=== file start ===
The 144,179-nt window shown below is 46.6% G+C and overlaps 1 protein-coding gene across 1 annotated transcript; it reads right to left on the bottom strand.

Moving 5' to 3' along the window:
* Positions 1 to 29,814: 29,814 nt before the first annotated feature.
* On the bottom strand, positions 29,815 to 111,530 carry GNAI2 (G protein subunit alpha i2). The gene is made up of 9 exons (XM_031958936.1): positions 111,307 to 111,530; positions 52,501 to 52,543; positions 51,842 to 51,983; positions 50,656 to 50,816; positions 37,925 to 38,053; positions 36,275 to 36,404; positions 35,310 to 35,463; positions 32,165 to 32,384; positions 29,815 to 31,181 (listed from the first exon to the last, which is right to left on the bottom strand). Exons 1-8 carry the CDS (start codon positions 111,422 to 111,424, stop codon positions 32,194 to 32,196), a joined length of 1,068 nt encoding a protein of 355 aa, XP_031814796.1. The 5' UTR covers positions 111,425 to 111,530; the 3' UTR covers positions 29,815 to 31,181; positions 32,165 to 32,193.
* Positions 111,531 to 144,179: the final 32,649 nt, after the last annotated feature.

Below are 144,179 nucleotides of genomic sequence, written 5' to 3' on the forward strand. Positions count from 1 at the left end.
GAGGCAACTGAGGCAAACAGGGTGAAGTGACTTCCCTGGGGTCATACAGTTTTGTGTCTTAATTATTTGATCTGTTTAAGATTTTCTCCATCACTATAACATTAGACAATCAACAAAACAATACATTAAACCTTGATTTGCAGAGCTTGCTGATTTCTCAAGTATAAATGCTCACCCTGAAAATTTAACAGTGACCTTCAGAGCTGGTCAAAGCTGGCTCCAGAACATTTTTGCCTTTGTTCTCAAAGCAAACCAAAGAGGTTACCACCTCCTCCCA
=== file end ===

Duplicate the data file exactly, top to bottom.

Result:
The 144,179-nt window shown below is 46.6% G+C and overlaps 1 protein-coding gene across 1 annotated transcript; it reads right to left on the bottom strand.

Moving 5' to 3' along the window:
* Positions 1 to 29,814: 29,814 nt before the first annotated feature.
* On the bottom strand, positions 29,815 to 111,530 carry GNAI2 (G protein subunit alpha i2). The gene is made up of 9 exons (XM_031958936.1): positions 111,307 to 111,530; positions 52,501 to 52,543; positions 51,842 to 51,983; positions 50,656 to 50,816; positions 37,925 to 38,053; positions 36,275 to 36,404; positions 35,310 to 35,463; positions 32,165 to 32,384; positions 29,815 to 31,181 (listed from the first exon to the last, which is right to left on the bottom strand). Exons 1-8 carry the CDS (start codon positions 111,422 to 111,424, stop codon positions 32,194 to 32,196), a joined length of 1,068 nt encoding a protein of 355 aa, XP_031814796.1. The 5' UTR covers positions 111,425 to 111,530; the 3' UTR covers positions 29,815 to 31,181; positions 32,165 to 32,193.
* Positions 111,531 to 144,179: the final 32,649 nt, after the last annotated feature.

Below are 144,179 nucleotides of genomic sequence, written 5' to 3' on the forward strand. Positions count from 1 at the left end.
GAGGCAACTGAGGCAAACAGGGTGAAGTGACTTCCCTGGGGTCATACAGTTTTGTGTCTTAATTATTTGATCTGTTTAAGATTTTCTCCATCACTATAACATTAGACAATCAACAAAACAATACATTAAACCTTGATTTGCAGAGCTTGCTGATTTCTCAAGTATAAATGCTCACCCTGAAAATTTAACAGTGACCTTCAGAGCTGGTCAAAGCTGGCTCCAGAACATTTTTGCCTTTGTTCTCAAAGCAAACCAAAGAGGTTACCACCTCCTCCCA